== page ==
By Justin Spittler, editor, Casey Daily Dispatch
U.S. stocks keep racing higher.
Yesterday, the S&P 500 hit a new all-time high. It’s now up 12%.
Many investors are baffled by this, and for good reason.
You see, U.S. stocks have been rising since March 2009. That makes the current bull market the second-longest in U.S. history.
Of course, this party will eventually come to an end. And when it does, many investors will take heavy losses. Some will lose everything.
This is why I’ve been urging investors to own gold, hold extra cash, and get out of risky stocks.
I’m trying to help you protect your hard-earned money.
Of course, I don’t know when the top will come. No one does.
But if there’s anyone who might have a good guess, it’s Steve Sjuggerud.
• If you don’t know Steve, you should…
He’s one of the top analysts in our industry.
Over his career, he’s generated average annual returns of 16%. That puts him in league with some of the world’s best hedge funds.
Yesterday, I had the privilege of hearing Steve speak at the Stansberry Conference in Las Vegas, Nevada. His presentation was so powerful that I decided to write an entire issue about it.
In a minute, I’ll tell you why Steve thinks U.S. stocks will keep rallying. But you have to understand something about him first.
• Steve’s a contrarian…
Now, I know a lot of people claim this. But Steve’s the real deal.
In fact, he was one of the first analysts to turn bullish on U.S. stocks after the global financial crisis.
Keep in mind, this was NOT a popular opinion in 2009. Back then, many large U.S. stocks were down 50% or more. The U.S. economy was also in shambles.
• Most investors wanted nothing to do with stocks…
But Steve saw an opportunity where others only saw danger.
That year, he told his investors to back up the truck on U.S. stocks. This bold bet paid off.
Just look at this chart of the S&P 500.
You can see it’s surged more than 271% since March 2009.
• That’s an enormous return…
But don’t worry if you missed out on this monster rally.
Steve says there’s still time to make a fortune off U.S. stocks. He told attendees at the Stansberry Conference yesterday:
The stock market peak won’t arrive until 2019/2020.
This, once again, is a very bold call.
• You see, U.S. stocks are incredibly expensive after their huge run…
The S&P 500, for one, trades at a cyclically adjusted price-to-earnings (CAPE) ratio of 31. That’s 83% higher than its historical average.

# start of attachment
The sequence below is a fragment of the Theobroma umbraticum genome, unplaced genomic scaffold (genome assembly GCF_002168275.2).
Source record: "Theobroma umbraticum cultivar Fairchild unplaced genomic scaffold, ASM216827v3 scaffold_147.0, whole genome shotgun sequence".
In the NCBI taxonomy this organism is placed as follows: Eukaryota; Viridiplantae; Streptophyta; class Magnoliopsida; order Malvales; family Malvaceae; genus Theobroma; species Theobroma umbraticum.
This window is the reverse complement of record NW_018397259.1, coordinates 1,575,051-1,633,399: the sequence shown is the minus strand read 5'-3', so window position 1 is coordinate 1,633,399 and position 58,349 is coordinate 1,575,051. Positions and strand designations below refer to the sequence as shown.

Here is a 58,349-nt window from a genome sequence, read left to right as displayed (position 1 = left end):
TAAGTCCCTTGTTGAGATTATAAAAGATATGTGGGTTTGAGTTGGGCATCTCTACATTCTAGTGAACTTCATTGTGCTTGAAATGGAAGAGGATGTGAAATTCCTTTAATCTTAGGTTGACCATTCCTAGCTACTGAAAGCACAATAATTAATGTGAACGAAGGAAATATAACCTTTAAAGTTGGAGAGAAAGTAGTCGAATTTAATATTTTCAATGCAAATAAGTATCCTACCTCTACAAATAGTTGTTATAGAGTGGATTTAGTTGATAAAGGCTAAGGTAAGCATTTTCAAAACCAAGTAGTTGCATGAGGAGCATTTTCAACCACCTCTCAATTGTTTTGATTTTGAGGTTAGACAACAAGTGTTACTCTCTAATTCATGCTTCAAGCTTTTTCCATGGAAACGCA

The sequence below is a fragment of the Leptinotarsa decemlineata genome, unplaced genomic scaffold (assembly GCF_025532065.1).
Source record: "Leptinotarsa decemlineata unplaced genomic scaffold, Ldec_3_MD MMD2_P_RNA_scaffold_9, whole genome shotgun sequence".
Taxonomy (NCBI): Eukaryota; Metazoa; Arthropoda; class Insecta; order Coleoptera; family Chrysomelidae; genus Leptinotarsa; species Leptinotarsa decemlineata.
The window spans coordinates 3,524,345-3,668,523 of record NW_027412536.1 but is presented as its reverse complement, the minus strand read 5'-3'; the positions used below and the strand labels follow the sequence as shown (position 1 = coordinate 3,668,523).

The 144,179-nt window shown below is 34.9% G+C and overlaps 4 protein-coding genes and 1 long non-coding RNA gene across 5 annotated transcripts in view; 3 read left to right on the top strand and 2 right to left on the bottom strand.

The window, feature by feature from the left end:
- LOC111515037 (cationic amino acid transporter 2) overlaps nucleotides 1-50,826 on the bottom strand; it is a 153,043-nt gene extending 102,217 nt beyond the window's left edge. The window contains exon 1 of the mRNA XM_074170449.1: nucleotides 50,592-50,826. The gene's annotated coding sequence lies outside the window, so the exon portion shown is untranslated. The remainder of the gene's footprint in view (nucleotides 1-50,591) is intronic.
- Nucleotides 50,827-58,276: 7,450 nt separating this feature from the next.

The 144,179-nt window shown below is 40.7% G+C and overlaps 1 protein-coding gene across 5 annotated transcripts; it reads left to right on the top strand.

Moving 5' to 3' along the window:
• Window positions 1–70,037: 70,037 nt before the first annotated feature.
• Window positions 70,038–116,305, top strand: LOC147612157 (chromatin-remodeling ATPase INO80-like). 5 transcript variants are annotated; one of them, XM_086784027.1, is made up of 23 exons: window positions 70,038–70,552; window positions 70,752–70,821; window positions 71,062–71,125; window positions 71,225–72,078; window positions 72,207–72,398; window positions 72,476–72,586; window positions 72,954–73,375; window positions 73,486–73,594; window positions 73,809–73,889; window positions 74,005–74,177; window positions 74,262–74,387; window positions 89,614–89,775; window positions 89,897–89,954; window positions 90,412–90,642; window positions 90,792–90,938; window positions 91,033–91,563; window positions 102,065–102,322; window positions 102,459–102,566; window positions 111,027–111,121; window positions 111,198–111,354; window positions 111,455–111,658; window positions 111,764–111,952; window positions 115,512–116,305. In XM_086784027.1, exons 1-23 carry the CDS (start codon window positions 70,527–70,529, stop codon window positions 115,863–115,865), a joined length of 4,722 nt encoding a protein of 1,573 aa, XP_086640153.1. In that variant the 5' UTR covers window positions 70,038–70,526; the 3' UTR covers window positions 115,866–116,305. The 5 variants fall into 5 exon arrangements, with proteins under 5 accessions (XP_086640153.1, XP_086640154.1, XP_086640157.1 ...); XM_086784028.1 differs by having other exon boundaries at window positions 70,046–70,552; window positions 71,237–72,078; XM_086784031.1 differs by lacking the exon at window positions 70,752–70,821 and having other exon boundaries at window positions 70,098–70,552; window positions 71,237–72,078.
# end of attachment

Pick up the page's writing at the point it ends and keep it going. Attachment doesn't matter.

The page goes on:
U.S. stocks have only been this expensive one other time, and that was during the dot-com bubble.
When that party ended, the average U.S. tech stock plunged 78%. Many dot-com darlings went to zero.
• This is why many investors are avoiding U.S. stocks…
But Steve’s not losing sleep over this.
You see, unlike most analysts, Steve digs deep for clues about where the market’s headed next.
And right now, none of his trusted indicators are signaling danger. Instead, they’re giving the “All Clear” signal.
Take market breadth, which measures how many stocks are participating in a rally.
When breadth is good, more stocks are rising than falling. When it’s bad, more stocks are falling. That’s a sign of an unhealthy market.
• Bad breadth can even signal that a market’s about to crash…
Just look at the chart below.
The black line you see is the S&P 500. The blue line is the advance-decline (A/D) line, which is a popular way to measure breadth.
When the A/D line is climbing, it means more stocks are rising than falling. When it’s declining, the opposite is happening. More stocks are falling than rising.
You can see the S&P 500 and A/D line tracked each other for most of the late 1990s. Then, in 1999, they went their separate ways. The A/D line plunged. And yet, the S&P 500 kept rising.
This meant fewer and fewer stocks were holding up the market.
The next year, the market topped out. The S&P 500 went on to plunge almost 50% over the next two years.
• This is why Steve pays such close attention to market breadth…
It can warn of danger before it shows up in the headline indices.
But this key indicator isn’t signaling danger right now. Instead, Steve says it’s giving the “All Clear” signal.
To see why, let’s look at an updated version of the chart I just showed you. You can see that the S&P 500 and A/D line are both still rising.
Steve says this is a sign of a healthy market. And it’s a big reason why he’s still bullish on U.S. stocks.
So, keep this in mind if you’ve been thinking about cashing out. If Steve’s right (and he often is), a lot more money will be made in U.S. stocks over the next couple years.
Las Vegas, Nevada
September 28, 2017